Anyway, as I caught up on various school-related stuff during my recovery, I noticed that there have been some interesting developments in Common Core (CC) over the past month. If you have been following the many CC debates online, you're probably aware that objections are arriving from a number of different directions to elements of the program. One aspect that really troubles me is the new "Smarter Balanced" tests. These have been getting a lot of media attention lately. There are several potential problems I see with these tests:
Steve Buel of the Portland Public Schools board (separate district from Hillsboro, about 2.5x our size) introduced a proposed resolution at their 4/16 meeting listing a large number of objections to CC, and proposing numerous solutions. You can find the full text at his Facebook page. I think the resoluton suffers a little from the kitchen-sink effect, trying to list everything about CC that has raised objections from someone and propose every possible solution, and I would be surprised if it ends up passing. It also looks to me like Steve included a bit too much anti-corporate populism ("corporate interests to advocate for and develop CCSS for the benefit of corporations"), which might sell well in Portland, but is this really that different from other types of curriculum materials sold to the district by education companies? Perhaps if they draft some smaller resolutions based on specific areas, like the concerns with the new testing, they might have a better chance of converging on some good policy reforms. I'll be following what happens there, and watching for possible relevance to our distict as well.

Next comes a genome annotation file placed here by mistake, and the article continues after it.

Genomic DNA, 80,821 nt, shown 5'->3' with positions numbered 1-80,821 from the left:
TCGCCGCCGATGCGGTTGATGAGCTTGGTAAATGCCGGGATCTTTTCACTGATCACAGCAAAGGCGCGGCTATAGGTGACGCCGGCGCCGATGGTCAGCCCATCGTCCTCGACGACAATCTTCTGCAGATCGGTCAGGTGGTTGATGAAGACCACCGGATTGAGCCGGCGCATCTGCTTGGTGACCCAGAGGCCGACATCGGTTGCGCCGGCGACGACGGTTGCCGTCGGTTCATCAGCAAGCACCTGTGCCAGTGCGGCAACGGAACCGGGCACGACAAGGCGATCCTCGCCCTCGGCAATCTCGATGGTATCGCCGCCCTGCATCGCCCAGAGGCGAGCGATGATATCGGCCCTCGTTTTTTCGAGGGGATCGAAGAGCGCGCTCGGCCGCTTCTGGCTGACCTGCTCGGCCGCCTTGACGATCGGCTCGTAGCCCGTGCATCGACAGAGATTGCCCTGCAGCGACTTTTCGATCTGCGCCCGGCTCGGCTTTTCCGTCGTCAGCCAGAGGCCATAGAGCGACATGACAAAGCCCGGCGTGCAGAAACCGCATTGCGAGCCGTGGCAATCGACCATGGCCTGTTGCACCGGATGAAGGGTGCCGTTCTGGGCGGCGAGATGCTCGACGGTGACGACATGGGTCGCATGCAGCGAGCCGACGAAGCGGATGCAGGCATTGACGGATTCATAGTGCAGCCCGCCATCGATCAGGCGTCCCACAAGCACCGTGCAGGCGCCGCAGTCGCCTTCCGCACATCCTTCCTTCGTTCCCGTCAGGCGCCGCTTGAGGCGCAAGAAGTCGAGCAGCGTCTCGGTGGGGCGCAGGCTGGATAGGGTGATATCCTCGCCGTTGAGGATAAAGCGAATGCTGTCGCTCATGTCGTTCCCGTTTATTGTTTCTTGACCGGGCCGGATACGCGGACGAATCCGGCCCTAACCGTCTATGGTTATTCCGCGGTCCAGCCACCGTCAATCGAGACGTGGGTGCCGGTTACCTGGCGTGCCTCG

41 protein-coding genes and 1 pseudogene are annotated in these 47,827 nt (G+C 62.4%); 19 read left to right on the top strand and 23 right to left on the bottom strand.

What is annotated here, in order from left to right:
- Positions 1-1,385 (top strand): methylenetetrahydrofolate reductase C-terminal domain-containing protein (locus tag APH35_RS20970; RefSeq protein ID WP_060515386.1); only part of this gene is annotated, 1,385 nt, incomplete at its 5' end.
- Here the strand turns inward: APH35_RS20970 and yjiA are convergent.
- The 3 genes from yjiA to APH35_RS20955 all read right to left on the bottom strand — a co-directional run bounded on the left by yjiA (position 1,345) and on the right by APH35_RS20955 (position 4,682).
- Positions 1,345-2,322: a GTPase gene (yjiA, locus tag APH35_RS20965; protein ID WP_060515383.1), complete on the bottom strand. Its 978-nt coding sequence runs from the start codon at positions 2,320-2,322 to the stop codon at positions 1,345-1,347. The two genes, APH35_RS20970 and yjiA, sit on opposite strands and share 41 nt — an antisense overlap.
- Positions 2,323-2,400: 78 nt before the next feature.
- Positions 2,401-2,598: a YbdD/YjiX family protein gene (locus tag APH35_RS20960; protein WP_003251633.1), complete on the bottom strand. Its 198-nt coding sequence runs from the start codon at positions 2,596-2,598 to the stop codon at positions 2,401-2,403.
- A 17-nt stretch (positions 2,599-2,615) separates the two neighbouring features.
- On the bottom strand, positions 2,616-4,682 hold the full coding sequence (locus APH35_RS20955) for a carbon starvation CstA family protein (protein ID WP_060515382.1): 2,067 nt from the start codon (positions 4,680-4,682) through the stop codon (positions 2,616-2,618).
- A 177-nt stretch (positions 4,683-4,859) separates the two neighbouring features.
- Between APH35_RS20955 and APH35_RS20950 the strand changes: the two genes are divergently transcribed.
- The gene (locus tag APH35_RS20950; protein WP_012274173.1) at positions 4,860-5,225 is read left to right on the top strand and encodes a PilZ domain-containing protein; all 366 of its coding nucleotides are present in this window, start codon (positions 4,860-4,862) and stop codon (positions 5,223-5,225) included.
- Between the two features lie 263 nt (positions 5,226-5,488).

The Oregon Education Association has also just passed a resolution calling for a moratorium on the new Smarter Balanced tests. They don't get into too many specifics in their resolution, but it looks like the new and unproven nature is their biggest concern, as discussed in my first point above. I can see why they are concerned, of course-- our hardworking teachers deserve better than to be labeled and judged based on a new and unproven set of tests.
Anyway, it seems like concern about Common Core is going more and more mainstream these days. I'll continue to try to keep abreast of these concerns as a school board member-- but remember that our local hands are largely tied, with CC being enforced by state law. So in addition to talking to your school board members, be sure to write to your local legislators and share your concerns directly!